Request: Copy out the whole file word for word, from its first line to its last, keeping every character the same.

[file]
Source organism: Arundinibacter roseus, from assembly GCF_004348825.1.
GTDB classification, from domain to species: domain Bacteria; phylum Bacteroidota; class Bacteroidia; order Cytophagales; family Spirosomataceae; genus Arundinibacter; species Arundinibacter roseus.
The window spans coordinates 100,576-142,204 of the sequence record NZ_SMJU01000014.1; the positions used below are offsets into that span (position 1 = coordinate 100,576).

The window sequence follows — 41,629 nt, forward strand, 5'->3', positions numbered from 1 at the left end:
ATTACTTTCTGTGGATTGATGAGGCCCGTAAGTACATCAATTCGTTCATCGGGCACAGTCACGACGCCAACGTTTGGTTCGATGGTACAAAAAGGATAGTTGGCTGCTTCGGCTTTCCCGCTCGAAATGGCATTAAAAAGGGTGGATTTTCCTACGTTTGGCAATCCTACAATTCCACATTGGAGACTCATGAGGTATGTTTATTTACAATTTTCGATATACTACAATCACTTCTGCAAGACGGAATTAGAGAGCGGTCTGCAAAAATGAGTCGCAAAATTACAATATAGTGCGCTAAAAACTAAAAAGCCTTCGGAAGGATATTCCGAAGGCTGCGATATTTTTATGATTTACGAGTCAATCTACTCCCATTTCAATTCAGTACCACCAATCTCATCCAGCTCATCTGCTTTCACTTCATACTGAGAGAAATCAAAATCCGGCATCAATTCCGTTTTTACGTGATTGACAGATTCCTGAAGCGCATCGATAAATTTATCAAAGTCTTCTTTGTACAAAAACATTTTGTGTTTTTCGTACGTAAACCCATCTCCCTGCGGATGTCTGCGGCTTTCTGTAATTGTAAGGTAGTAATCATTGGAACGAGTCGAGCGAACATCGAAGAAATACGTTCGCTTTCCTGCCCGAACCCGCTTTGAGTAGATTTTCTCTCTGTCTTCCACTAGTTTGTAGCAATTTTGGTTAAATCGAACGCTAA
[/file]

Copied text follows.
Source organism: Arundinibacter roseus, from assembly GCF_004348825.1.
GTDB classification, from domain to species: domain Bacteria; phylum Bacteroidota; class Bacteroidia; order Cytophagales; family Spirosomataceae; genus Arundinibacter; species Arundinibacter roseus.
The window spans coordinates 100,576-142,204 of the sequence record NZ_SMJU01000014.1; the positions used below are offsets into that span (position 1 = coordinate 100,576).

The window sequence follows — 41,629 nt, forward strand, 5'->3', positions numbered from 1 at the left end:
ATTACTTTCTGTGGATTGATGAGGCCCGTAAGTACATCAATTCGTTCATCGGGCACAGTCACGACGCCAACGTTTGGTTCGATGGTACAAAAAGGATAGTTGGCTGCTTCGGCTTTCCCGCTCGAAATGGCATTAAAAAGGGTGGATTTTCCTACGTTTGGCAATCCTACAATTCCACATTGGAGACTCATGAGGTATGTTTATTTACAATTTTCGATATACTACAATCACTTCTGCAAGACGGAATTAGAGAGCGGTCTGCAAAAATGAGTCGCAAAATTACAATATAGTGCGCTAAAAACTAAAAAGCCTTCGGAAGGATATTCCGAAGGCTGCGATATTTTTATGATTTACGAGTCAATCTACTCCCATTTCAATTCAGTACCACCAATCTCATCCAGCTCATCTGCTTTCACTTCATACTGAGAGAAATCAAAATCCGGCATCAATTCCGTTTTTACGTGATTGACAGATTCCTGAAGCGCATCGATAAATTTATCAAAGTCTTCTTTGTACAAAAACATTTTGTGTTTTTCGTACGTAAACCCATCTCCCTGCGGATGTCTGCGGCTTTCTGTAATTGTAAGGTAGTAATCATTGGAACGAGTCGAGCGAACATCGAAGAAATACGTTCGCTTTCCTGCCCGAACCCGCTTTGAGTAGATTTTCTCTCTGTCTTCCACTAGTTTGTAGCAATTTTGGTTAAATCGAACGCTAA